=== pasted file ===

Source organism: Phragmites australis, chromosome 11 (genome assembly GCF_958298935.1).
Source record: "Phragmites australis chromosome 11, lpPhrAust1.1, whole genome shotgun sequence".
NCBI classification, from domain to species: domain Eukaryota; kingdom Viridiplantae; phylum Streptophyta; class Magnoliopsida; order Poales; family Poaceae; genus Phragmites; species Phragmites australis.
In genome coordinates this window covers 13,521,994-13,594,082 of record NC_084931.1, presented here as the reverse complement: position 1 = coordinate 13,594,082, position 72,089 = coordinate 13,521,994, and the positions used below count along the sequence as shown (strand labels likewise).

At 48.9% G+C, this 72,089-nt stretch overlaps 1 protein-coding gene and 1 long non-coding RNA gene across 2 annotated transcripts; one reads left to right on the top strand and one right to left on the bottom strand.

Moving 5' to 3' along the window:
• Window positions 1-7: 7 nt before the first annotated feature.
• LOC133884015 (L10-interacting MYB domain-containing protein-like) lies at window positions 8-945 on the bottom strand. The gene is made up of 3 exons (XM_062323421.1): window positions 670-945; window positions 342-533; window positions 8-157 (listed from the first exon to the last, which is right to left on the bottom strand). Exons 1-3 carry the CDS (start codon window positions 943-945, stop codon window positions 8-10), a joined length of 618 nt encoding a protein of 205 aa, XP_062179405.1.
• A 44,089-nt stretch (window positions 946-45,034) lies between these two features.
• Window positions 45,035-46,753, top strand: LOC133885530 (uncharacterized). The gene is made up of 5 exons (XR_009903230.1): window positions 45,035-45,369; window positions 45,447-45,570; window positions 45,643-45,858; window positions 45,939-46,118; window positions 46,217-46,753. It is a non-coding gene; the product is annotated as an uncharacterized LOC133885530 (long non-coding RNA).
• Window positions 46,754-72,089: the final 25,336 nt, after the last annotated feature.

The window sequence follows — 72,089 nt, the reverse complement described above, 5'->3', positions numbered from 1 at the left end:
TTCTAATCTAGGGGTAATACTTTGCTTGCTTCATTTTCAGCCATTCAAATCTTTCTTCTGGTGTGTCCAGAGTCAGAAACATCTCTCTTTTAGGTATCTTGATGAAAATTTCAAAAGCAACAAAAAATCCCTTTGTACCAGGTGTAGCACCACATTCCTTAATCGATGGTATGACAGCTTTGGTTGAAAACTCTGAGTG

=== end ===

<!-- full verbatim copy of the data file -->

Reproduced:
Source organism: Phragmites australis, chromosome 11 (genome assembly GCF_958298935.1).
Source record: "Phragmites australis chromosome 11, lpPhrAust1.1, whole genome shotgun sequence".
NCBI classification, from domain to species: domain Eukaryota; kingdom Viridiplantae; phylum Streptophyta; class Magnoliopsida; order Poales; family Poaceae; genus Phragmites; species Phragmites australis.
In genome coordinates this window covers 13,521,994-13,594,082 of record NC_084931.1, presented here as the reverse complement: position 1 = coordinate 13,594,082, position 72,089 = coordinate 13,521,994, and the positions used below count along the sequence as shown (strand labels likewise).

At 48.9% G+C, this 72,089-nt stretch overlaps 1 protein-coding gene and 1 long non-coding RNA gene across 2 annotated transcripts; one reads left to right on the top strand and one right to left on the bottom strand.

Moving 5' to 3' along the window:
• Window positions 1-7: 7 nt before the first annotated feature.
• LOC133884015 (L10-interacting MYB domain-containing protein-like) lies at window positions 8-945 on the bottom strand. The gene is made up of 3 exons (XM_062323421.1): window positions 670-945; window positions 342-533; window positions 8-157 (listed from the first exon to the last, which is right to left on the bottom strand). Exons 1-3 carry the CDS (start codon window positions 943-945, stop codon window positions 8-10), a joined length of 618 nt encoding a protein of 205 aa, XP_062179405.1.
• A 44,089-nt stretch (window positions 946-45,034) lies between these two features.
• Window positions 45,035-46,753, top strand: LOC133885530 (uncharacterized). The gene is made up of 5 exons (XR_009903230.1): window positions 45,035-45,369; window positions 45,447-45,570; window positions 45,643-45,858; window positions 45,939-46,118; window positions 46,217-46,753. It is a non-coding gene; the product is annotated as an uncharacterized LOC133885530 (long non-coding RNA).
• Window positions 46,754-72,089: the final 25,336 nt, after the last annotated feature.

The window sequence follows — 72,089 nt, the reverse complement described above, 5'->3', positions numbered from 1 at the left end:
TTCTAATCTAGGGGTAATACTTTGCTTGCTTCATTTTCAGCCATTCAAATCTTTCTTCTGGTGTGTCCAGAGTCAGAAACATCTCTCTTTTAGGTATCTTGATGAAAATTTCAAAAGCAACAAAAAATCCCTTTGTACCAGGTGTAGCACCACATTCCTTAATCGATGGTATGACAGCTTTGGTTGAAAACTCTGAGTG